Leaves from the Note-book of a New York Detective (Google eBook)

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Dick & Fitzgerald, 1865 - Detectives - 186 pages
4 Reviews
  

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Review: Leaves from the Note-Book of a New York Detective: The Private Record of JB

User Review  - Bev Hankins - Goodreads

A wonderful look at the early American Detective novel. Very good! Read full review

Review: Leaves from the Note-Book of a New York Detective: The Private Record of JB

User Review  - Elizabeth Hunter - Goodreads

At times these stories became a bit repetitive (how many rich old men with nubile nieces were there in the Big Apple?!) but it was fascinating not only to read mysteries from before the tropes were established, but also to catch a glimpse of 19th century New York in these pages. Read full review

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Page 70 - How long I slept I know not, but I was awakened by a slight movement in the room, and looking up, I saw Aunt Agnes's bed empty.
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Page 113 - ... in the afternoon enabled me to procure fire, which, in the usual manner, I carried to my camping-place. There I built a fire, and to protect myself from the wind, which was blowing violently, lashing the lake into foam, I made a bower of pine boughs, crept under it, and very soon fell asleep. How long I slept I know not, but I was aroused by the snapping and cracking of the burning foliage, to find my shelter and the adjacent forest in a broad sheet of flame.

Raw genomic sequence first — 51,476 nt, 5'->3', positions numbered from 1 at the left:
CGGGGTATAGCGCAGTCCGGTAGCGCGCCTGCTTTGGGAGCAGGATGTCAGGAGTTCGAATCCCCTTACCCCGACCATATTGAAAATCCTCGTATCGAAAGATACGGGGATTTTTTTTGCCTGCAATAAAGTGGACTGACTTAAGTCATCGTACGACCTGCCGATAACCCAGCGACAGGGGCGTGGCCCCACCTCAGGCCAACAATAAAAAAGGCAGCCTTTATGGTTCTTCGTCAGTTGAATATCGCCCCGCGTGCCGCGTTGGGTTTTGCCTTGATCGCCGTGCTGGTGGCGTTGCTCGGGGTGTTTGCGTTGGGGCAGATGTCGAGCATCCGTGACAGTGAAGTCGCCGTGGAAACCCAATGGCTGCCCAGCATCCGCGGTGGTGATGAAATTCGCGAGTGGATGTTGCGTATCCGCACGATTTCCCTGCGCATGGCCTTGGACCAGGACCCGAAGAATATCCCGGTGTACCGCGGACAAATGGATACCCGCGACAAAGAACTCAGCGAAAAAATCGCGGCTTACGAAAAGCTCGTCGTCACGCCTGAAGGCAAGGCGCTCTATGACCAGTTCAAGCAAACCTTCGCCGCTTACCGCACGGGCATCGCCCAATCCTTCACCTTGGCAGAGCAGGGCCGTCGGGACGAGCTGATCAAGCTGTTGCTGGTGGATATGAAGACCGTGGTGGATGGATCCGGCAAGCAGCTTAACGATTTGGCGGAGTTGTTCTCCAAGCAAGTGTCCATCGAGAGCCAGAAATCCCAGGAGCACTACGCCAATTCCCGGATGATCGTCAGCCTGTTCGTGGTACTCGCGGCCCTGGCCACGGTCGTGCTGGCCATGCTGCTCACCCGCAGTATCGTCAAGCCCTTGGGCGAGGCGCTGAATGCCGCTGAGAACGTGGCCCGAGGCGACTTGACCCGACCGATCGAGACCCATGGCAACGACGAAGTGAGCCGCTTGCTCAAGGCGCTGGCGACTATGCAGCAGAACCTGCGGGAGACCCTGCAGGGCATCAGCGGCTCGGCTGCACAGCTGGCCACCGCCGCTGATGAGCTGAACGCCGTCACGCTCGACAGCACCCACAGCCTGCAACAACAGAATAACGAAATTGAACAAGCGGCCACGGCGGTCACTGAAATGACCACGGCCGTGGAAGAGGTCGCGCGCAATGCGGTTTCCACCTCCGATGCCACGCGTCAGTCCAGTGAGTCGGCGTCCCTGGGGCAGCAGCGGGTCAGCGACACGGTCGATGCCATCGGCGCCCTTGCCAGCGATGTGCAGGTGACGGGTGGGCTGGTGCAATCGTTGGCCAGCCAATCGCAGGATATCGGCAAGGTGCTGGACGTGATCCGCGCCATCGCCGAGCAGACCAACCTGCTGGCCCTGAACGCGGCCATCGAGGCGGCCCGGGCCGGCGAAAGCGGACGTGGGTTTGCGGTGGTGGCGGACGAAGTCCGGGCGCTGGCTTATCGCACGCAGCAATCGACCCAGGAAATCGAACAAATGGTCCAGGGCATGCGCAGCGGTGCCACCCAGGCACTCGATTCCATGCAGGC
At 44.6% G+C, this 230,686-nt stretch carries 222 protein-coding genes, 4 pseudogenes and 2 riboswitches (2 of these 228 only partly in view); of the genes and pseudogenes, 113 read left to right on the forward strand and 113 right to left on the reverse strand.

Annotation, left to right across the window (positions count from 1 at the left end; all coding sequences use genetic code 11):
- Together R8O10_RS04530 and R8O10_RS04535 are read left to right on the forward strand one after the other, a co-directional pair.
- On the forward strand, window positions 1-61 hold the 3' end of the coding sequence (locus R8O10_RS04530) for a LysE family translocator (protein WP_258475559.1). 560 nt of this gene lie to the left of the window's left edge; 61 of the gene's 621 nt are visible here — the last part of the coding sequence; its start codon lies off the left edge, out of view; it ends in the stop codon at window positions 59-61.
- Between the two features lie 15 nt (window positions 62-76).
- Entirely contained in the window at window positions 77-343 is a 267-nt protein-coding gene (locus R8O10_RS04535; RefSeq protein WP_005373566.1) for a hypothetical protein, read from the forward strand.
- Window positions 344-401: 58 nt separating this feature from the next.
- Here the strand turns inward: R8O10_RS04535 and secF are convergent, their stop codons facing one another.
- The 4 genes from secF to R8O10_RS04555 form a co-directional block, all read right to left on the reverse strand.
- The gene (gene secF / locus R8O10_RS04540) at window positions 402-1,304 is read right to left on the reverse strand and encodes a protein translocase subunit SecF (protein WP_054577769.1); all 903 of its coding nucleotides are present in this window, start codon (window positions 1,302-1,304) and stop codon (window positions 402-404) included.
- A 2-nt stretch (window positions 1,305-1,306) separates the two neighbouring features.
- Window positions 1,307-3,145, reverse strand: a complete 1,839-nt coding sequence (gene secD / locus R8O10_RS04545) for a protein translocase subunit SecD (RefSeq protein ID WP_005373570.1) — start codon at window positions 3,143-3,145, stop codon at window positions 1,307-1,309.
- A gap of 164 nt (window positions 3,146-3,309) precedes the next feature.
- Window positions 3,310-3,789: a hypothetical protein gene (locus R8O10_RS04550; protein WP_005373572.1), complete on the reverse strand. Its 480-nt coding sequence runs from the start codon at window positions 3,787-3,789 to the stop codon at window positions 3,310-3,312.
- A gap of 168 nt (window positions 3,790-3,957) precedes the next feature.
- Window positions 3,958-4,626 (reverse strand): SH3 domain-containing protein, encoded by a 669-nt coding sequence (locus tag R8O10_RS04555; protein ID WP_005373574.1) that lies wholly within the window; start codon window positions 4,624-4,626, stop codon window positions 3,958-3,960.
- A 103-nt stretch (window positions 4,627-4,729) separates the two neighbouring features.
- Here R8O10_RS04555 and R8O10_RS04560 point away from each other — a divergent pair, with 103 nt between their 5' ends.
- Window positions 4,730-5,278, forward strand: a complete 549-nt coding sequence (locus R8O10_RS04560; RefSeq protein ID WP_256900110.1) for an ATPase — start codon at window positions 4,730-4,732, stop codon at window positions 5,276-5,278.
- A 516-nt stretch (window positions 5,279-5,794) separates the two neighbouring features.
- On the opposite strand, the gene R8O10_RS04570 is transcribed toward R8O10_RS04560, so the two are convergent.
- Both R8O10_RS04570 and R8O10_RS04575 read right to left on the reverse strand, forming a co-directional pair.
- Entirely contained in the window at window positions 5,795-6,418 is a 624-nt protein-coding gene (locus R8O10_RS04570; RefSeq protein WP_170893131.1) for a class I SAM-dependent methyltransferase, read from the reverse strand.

Page 90 - ORNULF sits on a stone, in front on the right, his head bare, his elbows resting on his knees, and his face buried in his hands. His men are digging at the mound; some give light with pine-knot torches. After a short pause, SIGURD and DAGNY enter from the boat-house, where a wood Jire is burning.
Page 45 - By the agreed statement of facts it was conceded, among other things, that the defendant was, and is not, employed a major portion of his time in the service of the said railroad company. On motion of the defendant's counsel the court directed the jury to return a verdict of not guilty, which was accordingly done; the defendant was discharged, and the cause was thereupon dismissed.
Page 128 - ... belonged to him. A coroner's jury was summoned and Harvey Johnston was committed to take his trial at the ensuing assizes for the wilful murder of Mr. McLeod, and every one who read the details of the coroner's inquest appeared to be perfectly satisfied of his guilt. Such was the substance of Hiss McLeod's statement to me, of course in her relation she frequently wept, and made repeated asseverations of her lover's innocence.
Page 12 - The bullet had penetrated the brain, so that there could be no doubt as to the cause of his death. When Steiner was brought into the presence of the corpse, he showed not the slightest emotion, and merely observed, " That is the magistrate Elsperger, of this place.

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